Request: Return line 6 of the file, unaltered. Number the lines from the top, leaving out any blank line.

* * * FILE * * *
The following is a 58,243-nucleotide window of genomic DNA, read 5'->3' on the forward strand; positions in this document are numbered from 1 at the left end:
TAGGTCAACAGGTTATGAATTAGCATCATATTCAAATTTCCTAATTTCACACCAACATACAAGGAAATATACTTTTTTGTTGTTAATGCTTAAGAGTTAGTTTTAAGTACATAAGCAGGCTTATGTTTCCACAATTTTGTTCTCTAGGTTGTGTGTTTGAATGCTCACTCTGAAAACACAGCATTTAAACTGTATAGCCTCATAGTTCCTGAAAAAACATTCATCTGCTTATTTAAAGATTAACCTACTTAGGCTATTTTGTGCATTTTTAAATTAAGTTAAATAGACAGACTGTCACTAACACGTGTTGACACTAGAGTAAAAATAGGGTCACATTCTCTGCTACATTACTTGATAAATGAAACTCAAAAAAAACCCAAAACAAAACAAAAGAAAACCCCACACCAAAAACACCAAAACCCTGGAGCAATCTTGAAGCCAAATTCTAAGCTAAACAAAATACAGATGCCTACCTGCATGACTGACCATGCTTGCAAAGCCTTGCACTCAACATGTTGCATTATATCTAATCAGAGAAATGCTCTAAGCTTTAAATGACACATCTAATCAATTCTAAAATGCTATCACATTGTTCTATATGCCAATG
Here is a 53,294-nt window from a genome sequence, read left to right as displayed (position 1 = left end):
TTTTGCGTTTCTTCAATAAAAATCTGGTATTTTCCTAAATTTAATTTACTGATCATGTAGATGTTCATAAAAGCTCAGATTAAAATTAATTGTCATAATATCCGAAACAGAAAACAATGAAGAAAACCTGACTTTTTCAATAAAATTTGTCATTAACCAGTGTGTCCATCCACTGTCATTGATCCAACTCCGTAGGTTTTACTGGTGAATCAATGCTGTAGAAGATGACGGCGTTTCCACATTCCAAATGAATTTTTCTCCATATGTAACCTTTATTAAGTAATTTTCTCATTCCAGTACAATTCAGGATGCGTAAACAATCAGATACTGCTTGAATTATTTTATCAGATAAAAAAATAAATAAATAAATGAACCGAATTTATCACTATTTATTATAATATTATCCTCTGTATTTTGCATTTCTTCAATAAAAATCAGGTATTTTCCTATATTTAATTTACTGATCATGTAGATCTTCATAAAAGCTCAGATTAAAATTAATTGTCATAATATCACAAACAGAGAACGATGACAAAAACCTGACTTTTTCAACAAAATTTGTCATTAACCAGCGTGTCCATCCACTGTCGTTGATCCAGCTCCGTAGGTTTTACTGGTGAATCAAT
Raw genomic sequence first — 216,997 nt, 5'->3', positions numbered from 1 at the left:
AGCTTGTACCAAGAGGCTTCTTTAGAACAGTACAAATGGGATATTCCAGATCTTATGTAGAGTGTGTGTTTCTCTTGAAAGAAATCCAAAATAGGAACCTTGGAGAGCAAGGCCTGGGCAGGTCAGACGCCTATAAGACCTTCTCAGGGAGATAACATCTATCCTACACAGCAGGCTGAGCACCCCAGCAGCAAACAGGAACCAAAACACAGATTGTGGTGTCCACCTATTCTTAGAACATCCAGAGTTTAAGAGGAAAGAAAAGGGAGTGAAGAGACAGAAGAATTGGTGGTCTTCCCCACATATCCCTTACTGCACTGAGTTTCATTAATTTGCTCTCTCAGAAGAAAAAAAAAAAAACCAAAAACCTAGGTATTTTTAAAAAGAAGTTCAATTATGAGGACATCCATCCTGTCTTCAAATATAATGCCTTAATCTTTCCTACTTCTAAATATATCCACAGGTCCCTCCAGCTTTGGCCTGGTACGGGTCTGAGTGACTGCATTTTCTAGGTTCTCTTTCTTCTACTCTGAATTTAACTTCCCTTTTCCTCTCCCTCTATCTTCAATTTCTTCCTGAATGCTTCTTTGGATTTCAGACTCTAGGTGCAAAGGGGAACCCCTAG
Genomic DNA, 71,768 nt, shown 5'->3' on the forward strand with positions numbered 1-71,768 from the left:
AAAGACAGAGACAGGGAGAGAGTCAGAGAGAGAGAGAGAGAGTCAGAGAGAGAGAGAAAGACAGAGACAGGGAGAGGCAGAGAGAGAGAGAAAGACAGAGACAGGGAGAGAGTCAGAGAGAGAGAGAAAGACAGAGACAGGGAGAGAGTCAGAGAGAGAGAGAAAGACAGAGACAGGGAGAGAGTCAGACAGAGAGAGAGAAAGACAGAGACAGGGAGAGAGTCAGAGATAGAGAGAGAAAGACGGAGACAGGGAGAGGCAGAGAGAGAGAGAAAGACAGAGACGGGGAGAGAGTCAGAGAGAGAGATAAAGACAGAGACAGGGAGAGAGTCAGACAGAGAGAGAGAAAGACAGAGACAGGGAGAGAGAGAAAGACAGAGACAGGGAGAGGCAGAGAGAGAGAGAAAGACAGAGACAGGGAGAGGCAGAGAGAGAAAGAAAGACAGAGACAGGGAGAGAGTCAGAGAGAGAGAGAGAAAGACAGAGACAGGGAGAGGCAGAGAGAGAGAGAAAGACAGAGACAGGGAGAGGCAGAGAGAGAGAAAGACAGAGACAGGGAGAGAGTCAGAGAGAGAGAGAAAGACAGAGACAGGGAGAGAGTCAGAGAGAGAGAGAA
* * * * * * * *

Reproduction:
AGCTTGTACCAAGAGGCTTCTTTAGAACAGTACAAATGGGATATTCCAGATCTTATGTAGAGTGTGTGTTTCTCTTGAAAGAAATCCAAAATAGGAACCTTGGAGAGCAAGGCCTGGGCAGGTCAGACGCCTATAAGACCTTCTCAGGGAGATAACATCTATCCTACACAGCAGGCTGAGCACCCCAGCAGCAAACAGGAACCAAAACACAGATTGTGGTGTCCACCTATTCTTAGAACATCCAGAGTTTAAGAGGAAAGAAAAGGGAGTGAAGAGACAGAAGAATTGGTGGTCTTCCCCACATATCCCTTACTGCACTGAGTTTCATTAATTTGCTCTCTCAGAAGAAAAAAAAAAAAACCAAAAACCTAGGTATTTTTAAAAAGAAGTTCAATTATGAGGACATCCATCCTGTCTTCAAATATAATGCCTTAATCTTTCCTACTTCTAAATATATCCACAGGTCCCTCCAGCTTTGGCCTGGTACGGGTCTGAGTGACTGCATTTTCTAGGTTCTCTTTCTTCTACTCTGAATTTAACTTCCCTTTTCCTCTCCCTCTATCTTCAATTTCTTCCTGAATGCTTCTTTGGATTTCAGACTCTAGGTGCAAAGGGGAACCCCTAG